The Tennessean from Nashville, Tennessee on November 23, 1967 · Page 18
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The Tennessean from Nashville, Tennessee · Page 18

Nashville, Tennessee
Issue Date:
Thursday, November 23, 1967
Page 18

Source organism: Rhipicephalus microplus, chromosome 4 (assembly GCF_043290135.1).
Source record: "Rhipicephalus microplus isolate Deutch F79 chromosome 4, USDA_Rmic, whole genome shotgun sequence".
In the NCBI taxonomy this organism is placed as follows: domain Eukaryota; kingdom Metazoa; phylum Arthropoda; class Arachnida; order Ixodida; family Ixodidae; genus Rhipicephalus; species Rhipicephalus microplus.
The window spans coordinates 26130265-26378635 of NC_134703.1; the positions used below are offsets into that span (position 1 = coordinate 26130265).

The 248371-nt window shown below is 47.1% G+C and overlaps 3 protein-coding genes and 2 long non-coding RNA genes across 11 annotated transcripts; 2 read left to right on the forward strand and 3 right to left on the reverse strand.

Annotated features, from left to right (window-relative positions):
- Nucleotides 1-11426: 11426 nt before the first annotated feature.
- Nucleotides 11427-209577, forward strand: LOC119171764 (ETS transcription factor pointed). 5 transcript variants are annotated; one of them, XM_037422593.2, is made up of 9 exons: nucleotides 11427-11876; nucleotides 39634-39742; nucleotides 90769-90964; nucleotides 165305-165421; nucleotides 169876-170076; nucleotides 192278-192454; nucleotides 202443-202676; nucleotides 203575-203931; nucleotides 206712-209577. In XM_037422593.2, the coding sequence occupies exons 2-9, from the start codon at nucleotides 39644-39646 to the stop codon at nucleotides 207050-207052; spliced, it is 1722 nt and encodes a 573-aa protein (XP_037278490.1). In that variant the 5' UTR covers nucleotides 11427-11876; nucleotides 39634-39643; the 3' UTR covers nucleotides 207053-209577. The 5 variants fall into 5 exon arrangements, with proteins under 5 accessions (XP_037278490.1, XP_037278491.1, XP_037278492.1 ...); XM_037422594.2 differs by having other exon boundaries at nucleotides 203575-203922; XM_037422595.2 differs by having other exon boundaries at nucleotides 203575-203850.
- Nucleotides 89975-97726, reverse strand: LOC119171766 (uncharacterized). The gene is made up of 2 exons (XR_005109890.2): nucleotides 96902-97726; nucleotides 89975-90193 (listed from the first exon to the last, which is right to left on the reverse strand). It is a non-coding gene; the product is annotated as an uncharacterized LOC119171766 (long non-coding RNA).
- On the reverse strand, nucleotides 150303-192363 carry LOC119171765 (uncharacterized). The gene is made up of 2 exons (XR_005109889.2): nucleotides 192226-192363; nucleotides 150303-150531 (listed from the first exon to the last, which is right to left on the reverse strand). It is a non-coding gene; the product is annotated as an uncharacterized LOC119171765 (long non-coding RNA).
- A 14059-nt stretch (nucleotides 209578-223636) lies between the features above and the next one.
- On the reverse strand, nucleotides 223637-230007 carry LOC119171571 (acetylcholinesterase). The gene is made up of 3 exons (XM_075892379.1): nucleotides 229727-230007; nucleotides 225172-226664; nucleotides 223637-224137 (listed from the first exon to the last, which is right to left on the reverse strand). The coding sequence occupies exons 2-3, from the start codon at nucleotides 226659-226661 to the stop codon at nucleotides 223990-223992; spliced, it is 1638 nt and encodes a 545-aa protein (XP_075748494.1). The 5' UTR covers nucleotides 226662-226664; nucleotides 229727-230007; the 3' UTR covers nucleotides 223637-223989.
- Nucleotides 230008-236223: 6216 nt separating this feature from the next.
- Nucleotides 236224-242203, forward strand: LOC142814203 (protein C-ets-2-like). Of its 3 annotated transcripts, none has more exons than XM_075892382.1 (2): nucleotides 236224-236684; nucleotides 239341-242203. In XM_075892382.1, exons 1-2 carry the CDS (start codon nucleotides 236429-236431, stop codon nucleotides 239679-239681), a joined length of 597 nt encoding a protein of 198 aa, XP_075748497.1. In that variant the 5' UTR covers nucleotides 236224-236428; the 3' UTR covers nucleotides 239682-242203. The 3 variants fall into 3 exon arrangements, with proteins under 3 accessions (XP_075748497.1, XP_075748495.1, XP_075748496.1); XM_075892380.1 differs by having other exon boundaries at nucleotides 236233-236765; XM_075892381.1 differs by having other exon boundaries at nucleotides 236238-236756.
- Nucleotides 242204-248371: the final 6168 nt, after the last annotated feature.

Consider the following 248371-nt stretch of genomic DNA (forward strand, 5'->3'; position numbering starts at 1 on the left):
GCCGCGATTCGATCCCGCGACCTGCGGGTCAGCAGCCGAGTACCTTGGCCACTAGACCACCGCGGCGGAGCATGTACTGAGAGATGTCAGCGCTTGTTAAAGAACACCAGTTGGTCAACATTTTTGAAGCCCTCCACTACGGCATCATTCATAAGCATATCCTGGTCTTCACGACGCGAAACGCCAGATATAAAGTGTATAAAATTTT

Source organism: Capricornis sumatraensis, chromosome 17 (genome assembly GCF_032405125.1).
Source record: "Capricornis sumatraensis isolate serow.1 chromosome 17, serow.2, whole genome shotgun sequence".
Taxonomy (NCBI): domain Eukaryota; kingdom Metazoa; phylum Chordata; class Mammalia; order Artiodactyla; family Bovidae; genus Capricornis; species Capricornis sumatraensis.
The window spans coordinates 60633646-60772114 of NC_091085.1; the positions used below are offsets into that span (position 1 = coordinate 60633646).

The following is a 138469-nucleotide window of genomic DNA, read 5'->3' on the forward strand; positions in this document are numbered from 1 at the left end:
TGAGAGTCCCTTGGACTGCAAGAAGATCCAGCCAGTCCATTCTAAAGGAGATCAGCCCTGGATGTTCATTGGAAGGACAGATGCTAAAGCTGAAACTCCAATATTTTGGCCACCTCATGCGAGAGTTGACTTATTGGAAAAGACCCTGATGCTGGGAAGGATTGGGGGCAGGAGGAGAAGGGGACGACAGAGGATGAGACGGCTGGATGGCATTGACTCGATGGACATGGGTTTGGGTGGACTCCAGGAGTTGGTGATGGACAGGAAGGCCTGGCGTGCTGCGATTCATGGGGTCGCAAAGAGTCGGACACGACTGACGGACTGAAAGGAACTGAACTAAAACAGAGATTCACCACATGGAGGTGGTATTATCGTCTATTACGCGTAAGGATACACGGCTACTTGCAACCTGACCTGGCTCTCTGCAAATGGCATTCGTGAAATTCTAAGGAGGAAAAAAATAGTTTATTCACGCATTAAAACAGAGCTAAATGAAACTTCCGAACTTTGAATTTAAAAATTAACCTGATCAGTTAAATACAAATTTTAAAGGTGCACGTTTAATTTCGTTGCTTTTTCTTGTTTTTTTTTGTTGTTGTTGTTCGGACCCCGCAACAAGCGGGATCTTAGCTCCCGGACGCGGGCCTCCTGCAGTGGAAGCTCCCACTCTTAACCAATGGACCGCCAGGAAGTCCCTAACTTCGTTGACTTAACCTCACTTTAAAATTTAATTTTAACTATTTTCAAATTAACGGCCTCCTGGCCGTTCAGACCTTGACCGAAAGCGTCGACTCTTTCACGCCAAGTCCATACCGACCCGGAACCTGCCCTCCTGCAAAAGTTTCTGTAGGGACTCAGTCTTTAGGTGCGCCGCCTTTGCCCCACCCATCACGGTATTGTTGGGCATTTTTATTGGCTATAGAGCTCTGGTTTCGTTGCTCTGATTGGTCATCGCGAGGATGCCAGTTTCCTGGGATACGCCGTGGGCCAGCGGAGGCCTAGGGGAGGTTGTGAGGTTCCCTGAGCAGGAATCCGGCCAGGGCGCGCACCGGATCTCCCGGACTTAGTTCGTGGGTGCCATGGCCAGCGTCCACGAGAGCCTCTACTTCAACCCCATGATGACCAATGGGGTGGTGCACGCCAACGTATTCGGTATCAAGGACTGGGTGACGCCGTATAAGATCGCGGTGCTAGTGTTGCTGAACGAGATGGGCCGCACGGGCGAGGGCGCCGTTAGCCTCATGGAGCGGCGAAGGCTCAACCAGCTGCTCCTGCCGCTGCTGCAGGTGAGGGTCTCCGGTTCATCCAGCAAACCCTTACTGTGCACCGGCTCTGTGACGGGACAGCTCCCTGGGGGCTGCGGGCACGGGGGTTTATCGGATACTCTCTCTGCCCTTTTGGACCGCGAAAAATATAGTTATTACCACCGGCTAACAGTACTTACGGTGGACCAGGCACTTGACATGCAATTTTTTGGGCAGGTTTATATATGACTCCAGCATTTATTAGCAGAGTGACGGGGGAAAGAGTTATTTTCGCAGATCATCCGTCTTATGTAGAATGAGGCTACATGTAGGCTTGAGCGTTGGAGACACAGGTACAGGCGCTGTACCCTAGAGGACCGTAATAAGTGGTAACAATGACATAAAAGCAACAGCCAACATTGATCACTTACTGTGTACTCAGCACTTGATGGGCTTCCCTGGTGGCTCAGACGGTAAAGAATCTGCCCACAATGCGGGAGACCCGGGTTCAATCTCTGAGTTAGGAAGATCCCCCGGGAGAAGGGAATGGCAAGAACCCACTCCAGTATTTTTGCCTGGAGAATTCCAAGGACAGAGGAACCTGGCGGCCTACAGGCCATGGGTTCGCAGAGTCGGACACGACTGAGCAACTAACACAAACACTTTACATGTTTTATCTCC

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THE NASHVILLE TENNESSEAN SILLIMAN EVANS SR. (Publisher. 1937-1915) SILLIMAN EVANS JR. (Publisher, 1955-1961) AMON C. EVANS, Executive Vice President and Publisher JOHN SEIGENTHALER. Editor LLOYD ARMOUR, Associate Editor The news columns shall be fair tad accurate and the editorial columns shall be honest and just in the expression of conscientious opinion. Silliman Evans Sr. Another Thanksgiving in Vietnam Page 18 Thursday Morning, Nov. 23, 1967 Other Periods Have Had Consumer Bills Less Cause for Thanks IT WAS in 1863 that President Lincoln issued the first national Thanksgiving Proclamation, from which we date the observance. The nation never before or since had darker hours. The country was torn apart by a bitter war pitting section against section and brother against brother. There was deep doubt it could be rejoined. By 1863, enthusiasm for the war in the north declined so alarmingly Mr. Lincoln must have had doubts of carrying it along. Bloody draft riots hit New York in July of 1863. For three days the city was ravaged by mobs, sacking, burning and looting. Hundreds of lives, black and white, were lost and millions of dollars of property damaged. It took federal troops to quell the riots. The North, and to a lesser extent the South, all through the war had to face persistent opposition to the continuance of the conflict. The "Copperheads" (as the war's opponents in the North were called) were so numerous and so powerful their challenge to Lincoln's administration has been rightly called "the hidden Civil War." Both in the North and the South inflation ran. In the Confederacy, housewives rioted against high prices and their sisters in the North complained bitterly of the cost of living. Disloyalty and patriotism often lived side by side. Ohio, Indiana and Illinois where lived many people of Southern birth were hotbeds of discontent often bordering on treason. When Mr. Lincoln penned his proclamation, there had been little in the way of great victory, except Gettysburg. His stock with the voters was so low, it was almost universally proclaimed he couldn't get re-elected. From his own party in Congress, Mr. Lincoln faced great opposition and danger. The Congress itself was trying to usurp presidential authority and war policy making. And no one could foresee how long the bloodletting would continue. Yet in this period of travail and tragedy, Mr. Lincoln wrote of the "blessings of fruitful fields and healthful skies . . . and the "ever watchful providence of Almighty God." He asked the people to fervently implore "the interposition of the almighty hand to heal the wounds of the nation and to restore it . . ." And, the people gave thanks, not only in gratitude for survival but for the hope of peace and unity. On this Thanksgiving, 1967, the nation is involved in conflict over which people are divided. New nuclear weapons cast shadows on the globe. There is racial unrest and the bitter aftermath of rioting in the cities. There are urban problems and rising prices, and the daily crises of a troubled world. But America is the most affluent society in the world today. More people have more reason to be thankful than at any other period. For all their troubles, they are immeasurably less than those1 in Mr. Lincoln's time. The country is singularly blessed, and on this day it ought to count them and be thankful. A Look at Consfifution AN ORGANIZATION to be known as the Foundation for Better Government in Tennessee is laying plans to promote a comprehensive revision, rather that a limited patching, of the Tennessee Constitution. Formation of the organization was announced Monday by six civic and political leaders, including members of both political parties. They are Dr. C. C. Hum-, phreys, president of Memphis State University; Congressman Richard Fulton of Nashville, Democrat; Congressman William Brock of Chattanooga, Republican; Lt. Gov. Frank Gorrell of Nashville, Mr. Edwin 0. Norris, Kingsport attorney, and Mr. Ridley Alexander, Jackson banker. The group expects to add about 100 members next week to head a study organization to look into ways in which the Constitution might be changed to better meet the demands of modern government. "We have become aware of the increasing severe handicap of operating a modern, progressive, state under an 1870 set of restrictions and present-day irrelevan-cies," said Dr. Humphreys. "Because someone had to take the initiative, the six of us, representing different occupational backgrounds, different political affiliations, different sections of the state, have joined together for the purpose of organizing such a statewide movement for a modern constitution." There is no doubt that a study of this type would be helpful, if it is comprehensive enough and takes in a wide enough representation of the people of Tennessee. It is becoming increasingly apparent that the present Constitution is too outmoded to permit the flexibility of government that is essential in the rapidly changing conditions of today. This is especially true in the matter of taxes and the classification of property for purposes of taxation. It is hoped the Foundation for Better Government can stimulate discussions on the Constitution which will be meaningful and involve citizens and leaders from throughout the state. Such a discussion could be beneficial if it is representative of all the people and does not fall into control of special interest groups whose purpose it might be to revise the Constitution to their own benefit instead of that of the public. Need Approval AFTER SIGNING a new law setting up a National Product Safety Commission, President Johnson has urged Congress to push 11 pending consumer bills to passage. These range from a meat inspection bill to truth-in-lending responsibility" to give people the protections and services the pending legislation would provide. Congress should heed the President on what he called an "urgent responsibility to give people the protections and services the pending legislation would provide. The pending bills are a step in the right direction. The President was right in saying, for instance, that there is a greater need than ever for passage of a bill that would require consumers be told the interest charges they are paying. Interest rates are rising and may continue in this climb. While many consumers may be more interested in what the monthly or weekly payments are, they at least should have the protection of knowing how much and for what they are paying for time purchases. Consumer bills are generally not very exciting to the Congress, a main reason being that the consumer voice is seldom heard clearly, if at all. But there are indications that one day soon the present mumblings will turn into resounding clarity through a nationwide organization representing the buying public. Congress hastens that day by its indifference to consumer protection legislation. Show of Action Is Not Enough A METRO policeman has been suspended from duty and a wrecker service suspended from the department's tow-in list as a result of an investigation into "payoffs." The department has been investigating complaints that some patrolmen were accepting money for calling certain wreckers to the scene of accidents. The suspensions of the policeman and the wrecker service indicate the reports are well-founded. There is no indication, however, of the breadth of the practice. In its present efforts to build a public image of purity and efficiency, it seems the department can ill afford the taint of the present situation. The department should make a determined effort to get to the bottom of the wrecker payoff affair, and this will not be done by making a sacrificial show of suspending one officer. Questions & Quotes By Hugh Walker Q. What prominent citizen of East Nashville had a brand of whiskey named for him. A. George A. Dickel, who lived just beyond Bowman Hill on Dick-erson Road. Q. What ship fired the first shot of the Spanish-American War? A. The gunboat Nashville. Letters to the Editor One's Blessings on Thanksgiving To the Editor: These are some of the blessings for which I am thankful: My husband for I have walked through many doors draped with the mourner's crepe or severed by the judge's final rap. My children for I have visited the lonely, quiet houses whose belongings are never in disarray. My friends for I have seen the hopeless eyes scanning the face of each new arrival on visitor's day. My country for I have been touched by the imprisoned stares of the souls appearing on the world's front pages. My health for I have daily passed the crippled, the blind, and the helpless. My God for I have found that He is Life, and the Giver of all blessings. GENEVIEVE J. WADDELL 3600 Kings Lane 37218 The Fitness Of Thanksgiving To the Editor: The Feast of the Tabernacles, also known as the Feast of Dedication, came at the end of the harvest when the vines had been stripped of their fruit and the grain garnered. Deuteronomy was written by Moses and observance of the feast was mandatory. It was celebrated with great rejoicing as a time for happiness, as a time of thank- Letters to the editor must be signed and names and addresses will be printed except in unusual circumstances. Because of space limitations, letters may be edited. All letters must be 350 words or less before they will be considered for publication. Exceptions will be made to this rule only in special cases. An award of $1 will be made for the best letter, designated by three stars. fulness to God for all of his blessings. The command of Moses was carried out by the Pilgrims of Plymouth. In the fall of 1621 following a year of famine and hardships, the Pilgrims, with the assistance and guidance of Squanto, an English speaking Indian, reaped a bountiful harvest. It was followed by a three day feast and thanksgiving to which Indian friends were invited. It is interesting to know that one of the main foods served was wild turkey. This was the beginning of our American "Thanksgiving Day" which is now a national holiday. Every day we are given many blessings which we usually accept without conscious gratitude. We keep so busy with daily affairs we fail to pause long enough to count our blessings. We accept them as a matter of course. It is good to have Thanksgiving Day to remind us to be thankful for health and hap piness; for loved ones who are near as well as those far awayj for friends who will stand by us in sorrow or rejoice with us in successes that may come our way. It reminds us to be thankful for useful work to do; for our homes; for the necessities of life; for the pleasures we are privileged to enjoy. F. H. TREADWAY 226 Carden Ave. 37205 America's Come A Long Way To the Editor: America was "born in religion and forged in trust In God." It is the acknowledgement of both need and gratitude. Above and beyond all other factors for which a responsible people will give thanks is the blessing of freedom as a way of life, bestowing responsibilities, and rich in opportunities. Many Thanksgiving Days have come and gone since the Pilgrims gathered around the festal board to thank Divine Providence for a bountiful harvest which marked the end of a tragic experiment in socialism and two successive years of famine. America has come a long way, materially, since the Pilgrims were Inspired to offer thanks to Almighty God for blessings bestowed perhaps because as a nation, it long ago recognized the participation of the Deity In the affairs of men. It has not been selfish with its abundance, but shared these blessings with those in need. And the thoughtful among these cannot fail to see, at least in degree, that central to bounteous achievement are individual freedom and initiative. America should be thank-ful that it has the capacity, the material means, the moral and patriotic courage, to stay the hand of those who would destroy our heritage brave sons willing to give their all to defend it. Although we have countless things for which to be thankful today, for the most part each stems from the fundamental freedom established when Founding Fathers laid the legislative keel for the United States of America. Let us, on this Thanksgiving Day, be mindful of the precious heritage which makes possible this day of family reunions and unite in prayer that it will endure. CARRIE PIGQ D-6 Jefferson Apts. 2115 Portland Ave., S. 37212 Bissell's Brave New World President on Shaky Ground in Criticizing Priorities By ALAN L. OTTEN In the Wall Street Journal WASHINGTON President Johnson has taken to attacking Congress of late for applying "a disordered sense of priorities" to domestic spending programs, and almost surely the nation will be hearing more of this as the campaign heats The Visitor's Corner Presidential up. Yet the President has poor grounds for his protest, because the Congressional actions are the natural and quite expectable product of a vacuum created by Mr. Johnson himself: His own reluctance to set forth clearly, and advocate firmly, some very definite spending priorities of his own. Given this vacuum, Congress was bound to make its own decisions, and almost inevitably it has favored older, firmly established, better-lobbied programs over newer, more controversial ones. For a long while after the Vietnam war began consuming so much Federal revenue, the President continued to argue that the nation could afford all the guns it needed and all the butter it wanted, too. Gradually, though, he began to admit that perhaps the nation couldn't have quite all that butter but certainly it could afford to give a little more to practically every Federal program, old and new. Now, with his notice to the House Ways and Means Committee that he's willing to propose some sizable spending cuts, he f i n a 1 1 y seems ready to concede the butter portions must be reduced but all signs are that he'll still try to accomplish this simply by taking a little away from each. Mr. Johnson, in short, doesn't yet seem willing to acknowledge that the times and the Government's money squeeze require a very different approach: The setting of definite priorities among domestic programs, with perhaps large increases for top-priority items and level spending or even sharp cutbacks for less urgent ones. There really is no evidence in the budget or any other Administration pronouncement that Mr. Johnson has indeed confronted more than the most superficial problems of priority-setting. Where is the evidence that the White House has weighed whether to switch moon-landing money into the reconstruction of rotting central cities, divert dam and dredging dollars into slum children's education and Negro job creation, spend high- President Johnson Created a vacuum way and airplane millions on pure air and water instead? It's possible that the spending cuts the President proposes to Congress next week may seem to deal with a few of these questions, but chances are that any effort in this direction will, at this late date, be more sham than real. And the Presidential proposals will almost certainly avoid tackling such other basic questions as whether the Administration is spending too much to help older people and too little to help younger ones, or too much to help teen-agers and too little on pre-schoolers, or too much on medical research and too little on building medical schools. The President has clearly been ducking these and dozens of other tough decisions. Presumably motivated by a politician's desire to keep everyone as happy as possible (or at least to make everyone as little unhappy as possible), he has encouraged all programs almost equally model cities and supersonic transports, aid to old folks and aid to young, education and pork-barrel projects. First they were increased together. Then the increases were scaled back to gether. This may all be good politics (although some would argue it's not even that) but it certainly is poor leadership. It's easy to understand the President's reluctance. The choices are indeed difficult, the competing claims convincing. Politically, it's almost impossible to make the "right" decision, to avoid enraging somebody. And the views of key lawmakers aggravate an already complex chore. Moreover, the President had an unhappy experience last year when he tried just a mild priority-setting. He proposed cutbacks in school-I u n c h funds, in aid to land-grant colleges and in a few other programs and the howls were deafening. First lawmakers accused him of trying to pull a fast one, proposing cuts he knew Congress would reject. Then they proceeded to reject the cuts. The Congressional system, indeed, almost guarantees fragmented and often erroneous decisions. Long - established programs such as farm price supports, highway building, health research or aid to aviation tend to build up widespread, almost un questioning support. Voting for them becomes a habit with many lawmakers; to convince others, advocates can tick off evidence of accomplishment and progress. In contrast, new programs like model cities have to be taken on faith, or develop early snags that create antagonisms (the war on poverty is an example). Lobbyists for the older programs tend to be the more influential. Somehow, too, the Congressional committees handling the older programs push them with more unity and conviction than the committees handling newer ones display; in part, this results from the differences in lobbying impact. The seniority system provides the top members of committees handling older programs more prestige and following among their colleagues. Shortcomings inherent in the Congressional approach make it imperative that the President fix the priorities not only making the hard choices between competing claims but also dramatizing the decisions and rallying the nation behind them. " and after the Pilgrim Fathers were scared stiff h the wild Trick and Treaters, old Santa brought them wnmW ful TV dinners of turkey and dressing andranbeauce and loads and loads of wonderful presents and so hZall our first Hallothanksmas." 80 begaa